Cote d’Azur: The playground of the rich and famous, France’s Mediterranean coast is one of the top European holiday resorts year on year. Nice, Cannes, St Tropez, Antibes, Villefranche, the list of top class destinations is endless. Sailing trips or cruise ships will take you out on the Med along the Cote D'Azur or over to either of the islands just off the coast of Cannes, Ste Honorat or Ste Marguerite. Or venture inland to some of the old Roman towns that are no more than an hour's drive from the coast. And take a day to explore the principality of Monaco and enjoy a night out in Monte Carlo, but bring the credit card.
Brittany: The rugged coast of northwest France is rooted in Celtic tradition. The region boasts the longest coastline in France and it offers a wide variety of landscapes, from the exotic rocks on the Granite Rose coast, to the idyllic beaches of Morbihan. The fortified city of Saint-Malo is worth visiting where you can stroll the ramparts of the spectacular old town offering excellent coastal views. Elsewhere in Brittany, the Carnac stones are one of the most renowned megalithic sites in Europe, while a trip to the region cannot be completed without taking a boat trip out to one of the many islands located just off the coast. Belle Île is the largest island and one of the most popular, and proved a great source of inspiration to many writers and artists including impressionist painter Claude Monet.
Rhone Alps: In winter the region boasts some of the best ski resorts in the world, however, the change of seasons sees the Rhone Alps area transform into an adventure playground for anyone looking for outdoor pursuits and high octane activities. The region is also blessed with a plethora of beautiful spa towns and lakeside villages. Aix les Bains in the heart of the Savoie is situated on the edge of Lake Bourget, the largest natural lake in France, while Annecy boasts beautiful lake and mountain scenery. Evian sits on the bank of Lake Geneva and is surrounded by the inspiring Alps, Lyon is the French capital of gastronomy and listed as a UNESCO world heritage city, while Grenoble, Vienne and Romans are also great holiday destinations.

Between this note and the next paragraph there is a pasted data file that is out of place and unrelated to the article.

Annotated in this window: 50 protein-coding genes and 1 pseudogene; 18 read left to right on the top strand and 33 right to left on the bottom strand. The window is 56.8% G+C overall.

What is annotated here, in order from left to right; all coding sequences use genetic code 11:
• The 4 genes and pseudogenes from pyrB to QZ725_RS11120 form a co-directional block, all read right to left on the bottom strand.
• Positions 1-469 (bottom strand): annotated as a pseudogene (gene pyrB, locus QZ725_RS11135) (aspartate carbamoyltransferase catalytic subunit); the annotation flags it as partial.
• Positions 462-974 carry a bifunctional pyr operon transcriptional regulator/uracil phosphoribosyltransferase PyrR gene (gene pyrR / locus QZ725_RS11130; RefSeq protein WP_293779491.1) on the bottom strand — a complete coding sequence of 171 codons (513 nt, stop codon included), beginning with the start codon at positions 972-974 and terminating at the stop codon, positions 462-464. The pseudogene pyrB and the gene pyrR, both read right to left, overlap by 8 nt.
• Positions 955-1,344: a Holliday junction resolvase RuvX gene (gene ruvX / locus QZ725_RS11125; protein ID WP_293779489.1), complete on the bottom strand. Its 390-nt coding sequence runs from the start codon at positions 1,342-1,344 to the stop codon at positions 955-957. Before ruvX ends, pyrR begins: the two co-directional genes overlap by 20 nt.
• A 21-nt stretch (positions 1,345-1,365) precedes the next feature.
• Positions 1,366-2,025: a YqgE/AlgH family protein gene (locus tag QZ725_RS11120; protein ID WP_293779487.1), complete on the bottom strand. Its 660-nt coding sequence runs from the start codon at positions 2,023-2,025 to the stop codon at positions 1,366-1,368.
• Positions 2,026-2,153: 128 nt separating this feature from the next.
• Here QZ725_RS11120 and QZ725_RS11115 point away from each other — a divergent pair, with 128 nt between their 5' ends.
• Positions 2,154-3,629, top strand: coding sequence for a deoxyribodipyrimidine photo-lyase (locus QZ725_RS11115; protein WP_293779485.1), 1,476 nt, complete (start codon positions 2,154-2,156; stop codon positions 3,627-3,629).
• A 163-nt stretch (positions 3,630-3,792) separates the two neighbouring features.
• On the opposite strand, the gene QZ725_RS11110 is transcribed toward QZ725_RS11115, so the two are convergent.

Alsace: The medieval town of Strasbourg is the capital of the Alsace region and is over 2,000 years old. The pedestrianised town centre is a tourist’s paradise as you can wander the markets and marvel at the wooden-beamed buildings that bind the picturesque streets into a breathtaking city. The cathedral will be omnipresent during your trip as you'll pass it several times every day wandering about the old town. But do go in and marvel at the majestic building and try to get up the tower to experience the view. It is definitely worth the traipse up the 300 steps. Around the Alsace region the monastery of St Odile, complete with fantastic panoramas of the area and the quaint old town of Obernai are worth visiting, while the region is also famous for its beer and white wine.
The Basque Country: Spilling over the border, a small chunk of the Basque Country resides in southwest France. Biarritz is the main town of the region and a long-time tourist hotspot for wealthy Parisians.The charming coastal town boasts a fantastic beach, amazing eateries and a lively nightlife. Biarritz is also one of the top surfing destinations in Europe and the thriving surf scene adds another interesting dimension to the town. Neighbouring Bayonne is a historical town that sits on the confluence of the Nive and Ardour rivers, while you can escape the crowded beaches of Biarritz and head south towards the Spanish border to one of the many seaside towns within 20 minutes of Biarritz. St Jean de Luz is one of the more popular destinations, with a great beach and plenty to keep you occupied in the town centre.